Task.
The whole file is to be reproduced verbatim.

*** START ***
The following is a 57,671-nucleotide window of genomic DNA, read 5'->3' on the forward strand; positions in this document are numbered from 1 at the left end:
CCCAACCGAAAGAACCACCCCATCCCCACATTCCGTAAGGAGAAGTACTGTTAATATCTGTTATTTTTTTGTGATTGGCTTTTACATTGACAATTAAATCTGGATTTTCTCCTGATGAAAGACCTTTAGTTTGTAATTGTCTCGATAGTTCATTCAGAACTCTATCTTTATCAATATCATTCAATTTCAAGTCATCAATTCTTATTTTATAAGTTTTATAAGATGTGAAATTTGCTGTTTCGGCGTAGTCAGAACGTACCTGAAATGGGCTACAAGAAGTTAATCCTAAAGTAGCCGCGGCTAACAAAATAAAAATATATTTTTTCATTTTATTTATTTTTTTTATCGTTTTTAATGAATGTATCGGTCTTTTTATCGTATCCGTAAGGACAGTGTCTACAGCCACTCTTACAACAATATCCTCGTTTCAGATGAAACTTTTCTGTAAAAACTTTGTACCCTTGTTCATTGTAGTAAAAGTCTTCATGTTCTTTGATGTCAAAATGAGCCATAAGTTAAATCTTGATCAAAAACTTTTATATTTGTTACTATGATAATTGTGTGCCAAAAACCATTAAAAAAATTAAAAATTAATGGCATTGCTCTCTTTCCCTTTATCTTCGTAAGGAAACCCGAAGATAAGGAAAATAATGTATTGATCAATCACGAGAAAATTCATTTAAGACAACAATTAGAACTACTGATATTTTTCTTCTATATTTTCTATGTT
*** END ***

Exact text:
The following is a 57,671-nucleotide window of genomic DNA, read 5'->3' on the forward strand; positions in this document are numbered from 1 at the left end:
CCCAACCGAAAGAACCACCCCATCCCCACATTCCGTAAGGAGAAGTACTGTTAATATCTGTTATTTTTTTGTGATTGGCTTTTACATTGACAATTAAATCTGGATTTTCTCCTGATGAAAGACCTTTAGTTTGTAATTGTCTCGATAGTTCATTCAGAACTCTATCTTTATCAATATCATTCAATTTCAAGTCATCAATTCTTATTTTATAAGTTTTATAAGATGTGAAATTTGCTGTTTCGGCGTAGTCAGAACGTACCTGAAATGGGCTACAAGAAGTTAATCCTAAAGTAGCCGCGGCTAACAAAATAAAAATATATTTTTTCATTTTATTTATTTTTTTTATCGTTTTTAATGAATGTATCGGTCTTTTTATCGTATCCGTAAGGACAGTGTCTACAGCCACTCTTACAACAATATCCTCGTTTCAGATGAAACTTTTCTGTAAAAACTTTGTACCCTTGTTCATTGTAGTAAAAGTCTTCATGTTCTTTGATGTCAAAATGAGCCATAAGTTAAATCTTGATCAAAAACTTTTATATTTGTTACTATGATAATTGTGTGCCAAAAACCATTAAAAAAATTAAAAATTAATGGCATTGCTCTCTTTCCCTTTATCTTCGTAAGGAAACCCGAAGATAAGGAAAATAATGTATTGATCAATCACGAGAAAATTCATTTAAGACAACAATTAGAACTACTGATATTTTTCTTCTATATTTTCTATGTT